From the Cassini-Huygens comes some new information about Saturn’s largest moon and the only moon with a thick atmosphere.
This is turning out to be about as interesting a place as Mars. Now all we need are some movies, books, comic books and even TV shows about Titans coming to earth in space ships to take over
“Data from ESA's Huygens probe have been used to validate a new model of the evolution of Titan, Saturn’s largest moon, showing that its methane supply may be locked away in a kind of methane-rich ice. The presence of methane in Titan's atmosphere is one of the major enigmas that the NASA/ESA/ASI Cassini-Huygens mission is trying to solve.
Titan was revealed last year to have spectacular landscapes apparently carved by liquids. The Cassini-Huygens mission also showed that there is not after all a lot of liquid methane remaining on the moon’s surface, and so it is not clear where the atmospheric methane gas comes from.
Using the Cassini-Huygens findings, a model of Titan's evolution, focusing on the source of Titan’s atmospheric methane, has been developed in a joint study by the University of Nantes, France, and the University of Arizona in Tucson, USA. "This model is in agreement with the observations made so far by both the Huygens probe that landed on Titan on 14 January 2005 and the remote sensing instruments on board the Cassini spacecraft," said Gabriel Tobie, of the Laboratoire de Planetologie et Geodynamique de Nantes, and lead author of an article in Nature.
There is a difference between volcanism on Earth and ‘cryovolcanism’ on Titan. Volcanoes on Titan would involve ice melting and ice degassing, which is analogous to silicate volcanism on Earth, but with different materials.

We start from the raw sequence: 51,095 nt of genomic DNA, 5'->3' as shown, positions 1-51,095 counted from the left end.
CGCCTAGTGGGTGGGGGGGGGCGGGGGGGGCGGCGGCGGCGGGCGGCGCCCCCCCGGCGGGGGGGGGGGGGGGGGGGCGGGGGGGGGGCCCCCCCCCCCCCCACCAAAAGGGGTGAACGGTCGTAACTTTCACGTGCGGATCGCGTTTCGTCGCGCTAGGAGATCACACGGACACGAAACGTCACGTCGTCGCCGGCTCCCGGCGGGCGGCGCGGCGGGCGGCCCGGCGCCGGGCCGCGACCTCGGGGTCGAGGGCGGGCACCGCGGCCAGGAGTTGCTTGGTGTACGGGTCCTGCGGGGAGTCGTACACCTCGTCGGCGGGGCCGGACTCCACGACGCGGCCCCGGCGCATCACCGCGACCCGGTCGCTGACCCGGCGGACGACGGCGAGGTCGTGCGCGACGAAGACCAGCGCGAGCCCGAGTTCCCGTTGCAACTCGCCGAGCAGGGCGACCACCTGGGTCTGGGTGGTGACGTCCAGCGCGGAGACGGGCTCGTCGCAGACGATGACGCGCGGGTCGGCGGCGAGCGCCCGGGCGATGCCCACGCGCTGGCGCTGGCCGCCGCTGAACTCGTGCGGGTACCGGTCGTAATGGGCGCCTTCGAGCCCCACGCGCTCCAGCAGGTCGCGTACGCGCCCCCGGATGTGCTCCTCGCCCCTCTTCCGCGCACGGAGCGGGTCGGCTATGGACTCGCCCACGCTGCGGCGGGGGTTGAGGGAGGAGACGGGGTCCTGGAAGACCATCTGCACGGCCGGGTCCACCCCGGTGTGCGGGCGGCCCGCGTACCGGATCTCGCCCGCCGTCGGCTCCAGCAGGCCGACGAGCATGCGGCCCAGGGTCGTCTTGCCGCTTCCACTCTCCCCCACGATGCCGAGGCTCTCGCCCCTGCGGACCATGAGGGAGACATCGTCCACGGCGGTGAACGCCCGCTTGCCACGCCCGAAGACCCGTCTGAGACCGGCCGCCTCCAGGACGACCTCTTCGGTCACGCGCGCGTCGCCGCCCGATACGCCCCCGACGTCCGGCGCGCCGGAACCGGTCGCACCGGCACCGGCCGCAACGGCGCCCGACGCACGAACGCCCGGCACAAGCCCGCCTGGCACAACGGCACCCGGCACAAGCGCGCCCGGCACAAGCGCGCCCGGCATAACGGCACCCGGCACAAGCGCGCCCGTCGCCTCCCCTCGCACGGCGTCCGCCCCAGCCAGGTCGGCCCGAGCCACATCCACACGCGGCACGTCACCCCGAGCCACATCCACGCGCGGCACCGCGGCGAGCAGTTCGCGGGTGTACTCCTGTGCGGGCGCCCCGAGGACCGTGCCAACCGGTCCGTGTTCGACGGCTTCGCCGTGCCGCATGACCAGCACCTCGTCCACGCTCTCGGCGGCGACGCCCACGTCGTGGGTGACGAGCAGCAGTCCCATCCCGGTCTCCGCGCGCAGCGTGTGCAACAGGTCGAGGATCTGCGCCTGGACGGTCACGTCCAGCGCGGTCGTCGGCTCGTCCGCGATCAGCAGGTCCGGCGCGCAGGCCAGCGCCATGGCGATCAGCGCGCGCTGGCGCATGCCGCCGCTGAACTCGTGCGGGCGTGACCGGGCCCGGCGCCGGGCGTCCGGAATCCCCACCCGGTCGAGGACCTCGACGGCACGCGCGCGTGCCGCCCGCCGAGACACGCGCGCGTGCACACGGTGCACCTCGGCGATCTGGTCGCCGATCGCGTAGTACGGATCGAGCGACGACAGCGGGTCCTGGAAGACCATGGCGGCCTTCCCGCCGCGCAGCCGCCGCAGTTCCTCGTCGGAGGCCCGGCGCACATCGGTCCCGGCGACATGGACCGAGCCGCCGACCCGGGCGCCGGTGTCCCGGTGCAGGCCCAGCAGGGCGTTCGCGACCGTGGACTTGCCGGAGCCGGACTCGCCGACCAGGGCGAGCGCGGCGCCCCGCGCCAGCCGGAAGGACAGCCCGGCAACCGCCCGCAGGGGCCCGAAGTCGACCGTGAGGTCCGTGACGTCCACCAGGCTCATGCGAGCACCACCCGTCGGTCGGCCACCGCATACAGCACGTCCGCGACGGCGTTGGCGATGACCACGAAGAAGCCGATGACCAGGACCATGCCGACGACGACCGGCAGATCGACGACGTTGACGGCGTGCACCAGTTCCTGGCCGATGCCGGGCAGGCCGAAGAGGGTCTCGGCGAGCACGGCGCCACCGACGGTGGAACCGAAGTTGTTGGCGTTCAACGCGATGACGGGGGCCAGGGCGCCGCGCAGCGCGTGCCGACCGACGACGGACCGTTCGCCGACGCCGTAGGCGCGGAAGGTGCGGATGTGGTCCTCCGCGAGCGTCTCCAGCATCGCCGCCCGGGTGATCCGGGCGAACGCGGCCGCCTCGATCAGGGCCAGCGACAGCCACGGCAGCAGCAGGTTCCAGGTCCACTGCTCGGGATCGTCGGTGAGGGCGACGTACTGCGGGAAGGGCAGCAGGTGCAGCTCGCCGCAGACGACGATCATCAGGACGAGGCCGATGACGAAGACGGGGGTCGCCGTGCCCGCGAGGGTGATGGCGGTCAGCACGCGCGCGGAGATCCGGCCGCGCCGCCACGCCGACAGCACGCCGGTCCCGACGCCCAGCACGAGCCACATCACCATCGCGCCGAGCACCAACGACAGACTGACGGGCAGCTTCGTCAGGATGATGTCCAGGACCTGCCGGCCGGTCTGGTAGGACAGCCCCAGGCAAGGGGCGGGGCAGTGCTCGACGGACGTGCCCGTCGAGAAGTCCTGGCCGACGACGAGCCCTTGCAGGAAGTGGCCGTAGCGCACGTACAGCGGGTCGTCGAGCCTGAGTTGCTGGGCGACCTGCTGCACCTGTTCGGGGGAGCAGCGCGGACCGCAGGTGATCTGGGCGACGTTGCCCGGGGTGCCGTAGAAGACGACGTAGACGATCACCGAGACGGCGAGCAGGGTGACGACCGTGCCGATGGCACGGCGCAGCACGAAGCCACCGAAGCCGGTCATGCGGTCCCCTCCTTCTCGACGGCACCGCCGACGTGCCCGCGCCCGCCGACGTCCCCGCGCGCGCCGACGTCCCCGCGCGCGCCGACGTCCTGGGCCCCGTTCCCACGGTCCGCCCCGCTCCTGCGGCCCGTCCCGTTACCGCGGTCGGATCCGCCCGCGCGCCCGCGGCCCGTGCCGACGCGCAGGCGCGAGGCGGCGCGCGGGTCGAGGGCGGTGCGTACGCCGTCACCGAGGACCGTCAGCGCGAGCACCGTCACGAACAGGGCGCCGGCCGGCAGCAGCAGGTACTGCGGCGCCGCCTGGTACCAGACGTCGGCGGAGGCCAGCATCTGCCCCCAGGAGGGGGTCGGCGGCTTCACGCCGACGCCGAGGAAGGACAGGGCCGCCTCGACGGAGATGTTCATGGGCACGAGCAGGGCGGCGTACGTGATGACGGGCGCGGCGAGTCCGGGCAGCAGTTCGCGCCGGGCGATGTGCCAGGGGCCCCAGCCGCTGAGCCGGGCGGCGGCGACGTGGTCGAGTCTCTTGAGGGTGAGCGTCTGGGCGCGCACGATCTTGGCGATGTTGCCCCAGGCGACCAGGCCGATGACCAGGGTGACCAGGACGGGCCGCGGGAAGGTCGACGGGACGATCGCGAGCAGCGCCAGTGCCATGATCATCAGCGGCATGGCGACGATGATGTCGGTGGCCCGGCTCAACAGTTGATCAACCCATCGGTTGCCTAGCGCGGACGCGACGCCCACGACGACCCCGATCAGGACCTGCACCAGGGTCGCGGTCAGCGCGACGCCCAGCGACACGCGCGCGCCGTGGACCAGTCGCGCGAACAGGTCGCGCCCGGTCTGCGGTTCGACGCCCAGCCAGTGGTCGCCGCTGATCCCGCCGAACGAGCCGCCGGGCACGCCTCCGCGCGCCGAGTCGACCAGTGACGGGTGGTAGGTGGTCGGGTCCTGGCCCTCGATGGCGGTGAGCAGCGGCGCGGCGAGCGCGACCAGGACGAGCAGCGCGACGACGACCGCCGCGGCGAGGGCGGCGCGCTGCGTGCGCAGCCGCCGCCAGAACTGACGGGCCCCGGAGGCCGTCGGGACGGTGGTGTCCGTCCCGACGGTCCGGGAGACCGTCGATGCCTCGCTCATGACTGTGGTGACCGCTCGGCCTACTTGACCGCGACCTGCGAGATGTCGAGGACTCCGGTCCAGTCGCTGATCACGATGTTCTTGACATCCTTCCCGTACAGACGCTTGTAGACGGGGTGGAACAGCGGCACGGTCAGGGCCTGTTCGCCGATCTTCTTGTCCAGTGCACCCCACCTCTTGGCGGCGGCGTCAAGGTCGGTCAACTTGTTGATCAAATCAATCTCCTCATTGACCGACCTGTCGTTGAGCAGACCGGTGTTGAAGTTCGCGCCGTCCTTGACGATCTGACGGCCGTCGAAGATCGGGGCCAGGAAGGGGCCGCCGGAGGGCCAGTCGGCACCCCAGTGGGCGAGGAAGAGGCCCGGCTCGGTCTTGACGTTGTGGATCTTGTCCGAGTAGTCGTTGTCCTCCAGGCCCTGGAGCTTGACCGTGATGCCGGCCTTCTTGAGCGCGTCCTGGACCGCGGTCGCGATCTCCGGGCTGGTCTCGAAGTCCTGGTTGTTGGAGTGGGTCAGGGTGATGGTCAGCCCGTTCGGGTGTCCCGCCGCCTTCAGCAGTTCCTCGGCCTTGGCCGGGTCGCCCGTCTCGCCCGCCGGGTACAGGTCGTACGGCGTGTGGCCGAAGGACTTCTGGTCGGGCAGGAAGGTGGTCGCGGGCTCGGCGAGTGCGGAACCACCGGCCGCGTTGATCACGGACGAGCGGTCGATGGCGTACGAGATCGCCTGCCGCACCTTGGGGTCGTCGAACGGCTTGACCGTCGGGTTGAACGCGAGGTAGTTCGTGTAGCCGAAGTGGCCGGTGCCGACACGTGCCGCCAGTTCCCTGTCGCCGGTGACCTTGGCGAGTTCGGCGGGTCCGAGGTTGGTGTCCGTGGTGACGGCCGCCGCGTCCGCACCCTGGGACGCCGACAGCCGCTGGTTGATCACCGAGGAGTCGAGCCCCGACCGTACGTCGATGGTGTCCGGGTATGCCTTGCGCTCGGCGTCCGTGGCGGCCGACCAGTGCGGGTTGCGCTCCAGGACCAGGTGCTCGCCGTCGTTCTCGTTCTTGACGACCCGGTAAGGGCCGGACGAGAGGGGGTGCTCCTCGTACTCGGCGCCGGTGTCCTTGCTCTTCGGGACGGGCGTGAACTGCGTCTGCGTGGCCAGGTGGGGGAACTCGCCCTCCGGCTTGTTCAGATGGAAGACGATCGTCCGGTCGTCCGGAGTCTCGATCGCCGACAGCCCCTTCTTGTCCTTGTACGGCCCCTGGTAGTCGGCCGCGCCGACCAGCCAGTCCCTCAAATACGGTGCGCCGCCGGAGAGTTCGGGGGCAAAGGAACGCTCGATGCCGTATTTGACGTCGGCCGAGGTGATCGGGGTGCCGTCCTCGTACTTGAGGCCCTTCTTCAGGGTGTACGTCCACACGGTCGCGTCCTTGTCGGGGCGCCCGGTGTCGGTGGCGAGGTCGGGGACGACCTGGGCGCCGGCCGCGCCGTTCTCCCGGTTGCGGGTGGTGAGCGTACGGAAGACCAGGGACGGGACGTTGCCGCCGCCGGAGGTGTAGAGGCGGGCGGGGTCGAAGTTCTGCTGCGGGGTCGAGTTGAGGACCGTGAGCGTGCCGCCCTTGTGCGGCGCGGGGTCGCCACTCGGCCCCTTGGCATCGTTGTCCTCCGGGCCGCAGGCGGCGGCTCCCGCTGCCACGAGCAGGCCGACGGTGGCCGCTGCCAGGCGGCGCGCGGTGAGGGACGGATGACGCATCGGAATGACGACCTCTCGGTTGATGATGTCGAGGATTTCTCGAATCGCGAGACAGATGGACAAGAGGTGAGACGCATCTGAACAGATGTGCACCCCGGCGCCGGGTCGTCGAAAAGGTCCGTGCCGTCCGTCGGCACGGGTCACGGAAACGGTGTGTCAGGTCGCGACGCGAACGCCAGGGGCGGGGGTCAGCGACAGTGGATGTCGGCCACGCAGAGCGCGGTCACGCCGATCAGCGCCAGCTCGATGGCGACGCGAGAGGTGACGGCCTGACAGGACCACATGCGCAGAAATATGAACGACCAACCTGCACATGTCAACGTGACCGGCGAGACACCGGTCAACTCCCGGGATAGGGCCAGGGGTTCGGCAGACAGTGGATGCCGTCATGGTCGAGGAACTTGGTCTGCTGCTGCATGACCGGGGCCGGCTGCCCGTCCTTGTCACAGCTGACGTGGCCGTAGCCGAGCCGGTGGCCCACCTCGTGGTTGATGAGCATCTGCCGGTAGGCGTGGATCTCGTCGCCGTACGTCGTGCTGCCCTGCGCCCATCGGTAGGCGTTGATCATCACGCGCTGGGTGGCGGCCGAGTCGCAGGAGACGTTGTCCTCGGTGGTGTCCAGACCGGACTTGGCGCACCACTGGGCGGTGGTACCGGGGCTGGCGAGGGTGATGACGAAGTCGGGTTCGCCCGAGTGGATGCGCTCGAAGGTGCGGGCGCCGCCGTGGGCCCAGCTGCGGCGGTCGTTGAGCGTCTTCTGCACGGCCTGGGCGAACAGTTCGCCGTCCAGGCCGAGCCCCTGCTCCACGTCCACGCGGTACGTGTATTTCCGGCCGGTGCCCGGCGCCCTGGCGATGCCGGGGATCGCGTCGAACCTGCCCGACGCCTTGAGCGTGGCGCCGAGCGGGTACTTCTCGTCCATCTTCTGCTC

Methane, playing a role on Titan similar to water on Earth, would have been released during three episodes: a first one following the accretion and differentiation period, a second episode about 2000 million years ago when convection started in the silicate core and a geologically recent one (last 500 million years ago) due to enhanced cooling of the moon by solid-state convection in the outer crust.
This means that Titan’s methane supply may be stored in a kind of methane-rich ice. The scientists suggest that the ice, called a ‘clathrate hydrate’, forms a crust above an ocean of liquid water mixed with ammonia.
"As methane is broken down by light-induced chemical reactions over a timescale of tens of millions of years, it can’t just be a remnant of the atmosphere present when Titan itself was formed, and it must be replenished quite regularly," said Tobie.
"According to our model, during the last outgassing episode, the dissociation of the methane clathrate and hence release of methane are induced by thermal anomalies within the icy crust, which are generated by crystallisation in the internal ocean," said Tobie.”